Comparison of non-compartmental analysis and non-linear mixed effects ability to determine bioequivalence in drugs with two-compartment kinetics

Aims: To develop a software tool with the ability to rapidly compare Non-Compartmental Analysis (NCA) and Non-Linear Mixed-Effect Modelling (NLMEM) methods in determining bioequivalence of two-compartment kinetic drugs and to elucidate the impact of changes in (i) random unexplained variability (RUV) at the lower limit of quantification (LLOQ), (ii) the extent of censoring data below the LLOQ and (iii) the concentration sampling times.

Methods: A tool using both R and NONMEM was developed to allow the comparison of NCA and NLMEM in multiple scenarios. The R code generated sample data, ran the NCA analysis and called NONMEM to run NLMEM on the same data. Each scenario tested included 500 bioequivalence studies, comprising of 24 subjects each. Each study had concentration-time profiles simulated where relative bioavailability (Frel), RUV at the LLOQ and LLOQ differed between scenarios. NLMEM analyses employed the M1 and M3 methods for dealing with values below the LLOQ and two methods for determining Frel: using post-hoc estimates of Frel directly or estimated from post-hoc calculations of AUC from model parameters. Finally the test/reference ratios were used to determine bioequivalence.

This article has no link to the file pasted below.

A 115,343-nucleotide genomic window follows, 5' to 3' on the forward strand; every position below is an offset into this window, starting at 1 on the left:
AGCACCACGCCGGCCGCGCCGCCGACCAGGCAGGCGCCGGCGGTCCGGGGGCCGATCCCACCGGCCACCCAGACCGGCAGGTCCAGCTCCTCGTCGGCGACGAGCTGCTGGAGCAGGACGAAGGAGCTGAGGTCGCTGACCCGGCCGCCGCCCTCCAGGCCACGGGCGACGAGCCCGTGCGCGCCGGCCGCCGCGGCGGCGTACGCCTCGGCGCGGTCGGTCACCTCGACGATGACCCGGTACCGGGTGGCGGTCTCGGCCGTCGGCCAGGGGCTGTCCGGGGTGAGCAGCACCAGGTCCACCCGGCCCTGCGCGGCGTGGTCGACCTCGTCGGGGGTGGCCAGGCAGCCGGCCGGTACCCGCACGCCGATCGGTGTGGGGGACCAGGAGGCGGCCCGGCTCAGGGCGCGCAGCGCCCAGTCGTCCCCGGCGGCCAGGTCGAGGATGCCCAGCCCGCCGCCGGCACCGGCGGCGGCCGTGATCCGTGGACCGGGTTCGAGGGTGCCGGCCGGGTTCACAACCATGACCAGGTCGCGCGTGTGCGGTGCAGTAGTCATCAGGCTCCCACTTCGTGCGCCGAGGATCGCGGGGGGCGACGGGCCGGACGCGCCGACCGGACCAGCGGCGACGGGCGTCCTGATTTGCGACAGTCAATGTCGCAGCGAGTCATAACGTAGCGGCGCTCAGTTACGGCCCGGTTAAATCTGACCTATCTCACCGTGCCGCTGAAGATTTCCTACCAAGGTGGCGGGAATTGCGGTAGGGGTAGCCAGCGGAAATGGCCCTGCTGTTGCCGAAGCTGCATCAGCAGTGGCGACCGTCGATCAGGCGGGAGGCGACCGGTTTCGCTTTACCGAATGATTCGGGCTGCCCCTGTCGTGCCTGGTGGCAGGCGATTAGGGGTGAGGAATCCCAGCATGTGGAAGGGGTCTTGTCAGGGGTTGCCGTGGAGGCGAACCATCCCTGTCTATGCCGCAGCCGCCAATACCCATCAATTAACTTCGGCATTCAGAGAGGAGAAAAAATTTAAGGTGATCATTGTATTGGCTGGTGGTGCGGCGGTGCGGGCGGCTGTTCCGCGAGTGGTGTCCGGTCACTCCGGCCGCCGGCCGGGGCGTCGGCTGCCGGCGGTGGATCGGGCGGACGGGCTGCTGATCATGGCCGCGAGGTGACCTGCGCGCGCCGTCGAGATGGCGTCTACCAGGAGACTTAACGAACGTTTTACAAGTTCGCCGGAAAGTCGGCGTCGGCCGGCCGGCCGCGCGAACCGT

Results: The tool allowed for NCA and NLMEM to be run sequentially for 105 scenarios. NLMEM showed a consistent 10-20% higher accuracy and sensitivity in identifying bioequivalent drugs when compared to NCA, while NCA was found to have a higher specificity than NLMEM (1-10% higher). Increasing the LLOQ resulted in censoring of larger amounts of data and a decrease in the accuracy and sensitivity of NCA by approximately 20%, but had minimal effects on NLMEM.

Conclusion: A highly robust and automated tool has been developed that provides a platform for comparing NCA and NLMEM methods and can be used to extend beyond the scenarios evaluated here. In the situations examined it is seen that NLMEM is more robust than NCA and may have a role to play in the determination of bioequivalence, despite its lower specificity.